By Jennifer Brooks and Rachel E. Stassen-Berger

Late Friday afternoon, the Minnesota GOP fired a broadside at Democrat Jim  Graves, who is running against Republican U.S. Rep. Michele Bachmann, questioning the challenger's business practices, financial disclosures and even whether he really served on the board of the United Way.

"At a time when we already have too many people in Washington who don’t believe the rules apply to them, do we need one more" read the 4 p.m. press release.

The Graves campaign did not respond to the specific claims -- including the burning question of whether Graves has, as he claimed, served on the board of the United Way of Central Minnesota.

"These are desperate times for Rep. Bachmann, who for the first time in her congressional career finds herself in a tight race against a successful businessman, Jim Graves. Her laundry list of wild accusations is completely bogus and hardly worthy of a response," said Adam Graves, Graves' campaign manager and son. The release came from the GOP, not Bachmann.

Late Friday afternoon, no one was available to comment at the United Way about Graves' board tenure. Attempts to reach current board members and United Way staff by email have been unsuccessful.

The GOP announcement came the same day political oddsmakers at the Cook Political Report downgraded the Sixth District from a safe Republican seat to a more competitive contest. Graves, a wealthy hotelier, has been running hard on his pro-business and financial credentials.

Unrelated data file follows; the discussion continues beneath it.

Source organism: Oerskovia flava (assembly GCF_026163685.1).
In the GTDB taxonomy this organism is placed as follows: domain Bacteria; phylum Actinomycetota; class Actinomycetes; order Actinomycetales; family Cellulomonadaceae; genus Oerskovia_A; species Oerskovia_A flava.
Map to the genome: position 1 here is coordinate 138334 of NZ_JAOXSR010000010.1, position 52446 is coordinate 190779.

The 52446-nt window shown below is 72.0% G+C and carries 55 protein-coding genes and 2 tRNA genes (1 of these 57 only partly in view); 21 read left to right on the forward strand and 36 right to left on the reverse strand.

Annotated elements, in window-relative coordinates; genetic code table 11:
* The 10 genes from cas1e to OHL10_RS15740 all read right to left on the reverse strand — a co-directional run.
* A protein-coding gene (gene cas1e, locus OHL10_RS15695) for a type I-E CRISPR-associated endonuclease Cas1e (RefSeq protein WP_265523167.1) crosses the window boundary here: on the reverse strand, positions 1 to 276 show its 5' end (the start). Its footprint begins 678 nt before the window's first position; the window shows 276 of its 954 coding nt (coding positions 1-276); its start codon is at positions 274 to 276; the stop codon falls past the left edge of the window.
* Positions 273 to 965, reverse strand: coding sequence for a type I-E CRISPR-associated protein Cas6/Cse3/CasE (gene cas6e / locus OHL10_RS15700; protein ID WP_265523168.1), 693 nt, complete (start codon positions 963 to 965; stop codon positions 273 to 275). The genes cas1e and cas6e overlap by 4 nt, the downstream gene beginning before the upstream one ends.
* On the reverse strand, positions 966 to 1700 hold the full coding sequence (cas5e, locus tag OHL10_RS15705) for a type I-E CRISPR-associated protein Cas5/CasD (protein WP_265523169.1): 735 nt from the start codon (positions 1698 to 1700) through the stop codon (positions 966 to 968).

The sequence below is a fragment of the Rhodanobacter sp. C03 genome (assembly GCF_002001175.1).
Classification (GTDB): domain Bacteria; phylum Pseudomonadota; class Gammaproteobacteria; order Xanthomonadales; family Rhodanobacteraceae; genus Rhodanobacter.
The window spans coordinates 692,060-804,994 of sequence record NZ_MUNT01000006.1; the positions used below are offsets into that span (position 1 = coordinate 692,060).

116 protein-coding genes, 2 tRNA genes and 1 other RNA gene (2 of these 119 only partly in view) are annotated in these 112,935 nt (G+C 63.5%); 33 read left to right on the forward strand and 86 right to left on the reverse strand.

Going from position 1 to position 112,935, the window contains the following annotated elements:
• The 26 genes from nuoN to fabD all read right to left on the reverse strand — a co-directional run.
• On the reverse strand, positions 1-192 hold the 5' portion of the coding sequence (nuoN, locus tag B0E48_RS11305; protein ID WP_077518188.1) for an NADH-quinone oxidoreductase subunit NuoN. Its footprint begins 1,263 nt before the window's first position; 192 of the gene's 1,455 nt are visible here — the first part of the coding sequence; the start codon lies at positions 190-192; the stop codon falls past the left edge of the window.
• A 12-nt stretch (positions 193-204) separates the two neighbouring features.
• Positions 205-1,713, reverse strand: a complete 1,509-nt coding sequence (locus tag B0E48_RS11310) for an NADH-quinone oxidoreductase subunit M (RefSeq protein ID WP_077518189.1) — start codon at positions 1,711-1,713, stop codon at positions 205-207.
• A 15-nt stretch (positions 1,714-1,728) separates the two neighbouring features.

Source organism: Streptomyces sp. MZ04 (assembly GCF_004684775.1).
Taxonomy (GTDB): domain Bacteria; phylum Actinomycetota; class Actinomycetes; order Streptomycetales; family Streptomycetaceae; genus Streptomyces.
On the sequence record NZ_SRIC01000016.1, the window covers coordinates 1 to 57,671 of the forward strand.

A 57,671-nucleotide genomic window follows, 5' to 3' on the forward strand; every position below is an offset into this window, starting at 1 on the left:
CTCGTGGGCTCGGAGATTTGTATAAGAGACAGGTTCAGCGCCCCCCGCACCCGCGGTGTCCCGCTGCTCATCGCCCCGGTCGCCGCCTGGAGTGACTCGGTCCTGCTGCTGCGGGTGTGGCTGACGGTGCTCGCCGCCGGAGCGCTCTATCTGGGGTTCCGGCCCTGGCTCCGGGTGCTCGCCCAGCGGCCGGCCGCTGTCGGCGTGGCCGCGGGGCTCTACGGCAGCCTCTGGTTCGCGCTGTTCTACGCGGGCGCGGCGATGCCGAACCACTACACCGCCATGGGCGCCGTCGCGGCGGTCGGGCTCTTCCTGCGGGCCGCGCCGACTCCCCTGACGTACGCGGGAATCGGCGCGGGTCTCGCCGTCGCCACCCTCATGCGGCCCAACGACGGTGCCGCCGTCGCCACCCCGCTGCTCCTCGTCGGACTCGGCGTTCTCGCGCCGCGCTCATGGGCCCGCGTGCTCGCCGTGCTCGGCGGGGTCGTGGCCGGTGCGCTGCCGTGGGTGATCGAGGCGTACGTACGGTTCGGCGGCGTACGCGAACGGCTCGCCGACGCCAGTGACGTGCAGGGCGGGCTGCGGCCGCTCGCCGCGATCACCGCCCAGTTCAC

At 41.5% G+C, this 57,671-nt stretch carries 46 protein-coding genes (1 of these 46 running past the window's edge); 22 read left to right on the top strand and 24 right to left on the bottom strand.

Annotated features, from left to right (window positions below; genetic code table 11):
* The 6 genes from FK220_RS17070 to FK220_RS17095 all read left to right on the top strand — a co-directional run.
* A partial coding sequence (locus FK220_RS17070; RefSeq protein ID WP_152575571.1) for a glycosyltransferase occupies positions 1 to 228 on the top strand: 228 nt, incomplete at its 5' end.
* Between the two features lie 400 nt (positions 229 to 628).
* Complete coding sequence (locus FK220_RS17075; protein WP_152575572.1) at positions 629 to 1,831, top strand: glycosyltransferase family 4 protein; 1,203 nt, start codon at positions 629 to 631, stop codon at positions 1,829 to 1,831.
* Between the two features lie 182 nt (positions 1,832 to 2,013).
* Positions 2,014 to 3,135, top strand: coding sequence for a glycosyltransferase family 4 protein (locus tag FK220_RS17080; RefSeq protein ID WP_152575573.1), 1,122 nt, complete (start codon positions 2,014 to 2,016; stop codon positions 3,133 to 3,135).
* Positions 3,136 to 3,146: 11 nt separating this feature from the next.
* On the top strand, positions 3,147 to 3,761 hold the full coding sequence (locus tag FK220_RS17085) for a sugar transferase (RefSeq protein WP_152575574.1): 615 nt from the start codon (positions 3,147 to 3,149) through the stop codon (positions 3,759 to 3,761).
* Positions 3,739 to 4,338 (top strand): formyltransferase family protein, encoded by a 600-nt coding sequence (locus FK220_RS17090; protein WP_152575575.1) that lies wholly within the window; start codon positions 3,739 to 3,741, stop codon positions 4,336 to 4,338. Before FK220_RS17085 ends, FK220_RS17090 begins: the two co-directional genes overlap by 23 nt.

In their release, the state GOP ran through a litany of perceived business wrongdoing by Graves -- including setting up his hotels as union shops.

The GOP alleges Graves didn't list several businesses he was involved with on his required federal financial disclosure form and did list several businesses that the party could not confirm existed. Graves has businesses in many cities.

The party also said that Graves worked with several different hotel corporations on his downtown Minneapolis hotel, which, the Republicans allege, means he broke agreements with his early partners. The party provided media reports on the Graves hotel's rebranding.

Heather Rubash, spokeswoman for the party, said the party decided to release their research on Graves on a Friday afternoon to allow the information to "percolate over the weekend."

The Bachmann campaign declined to comment on the release.




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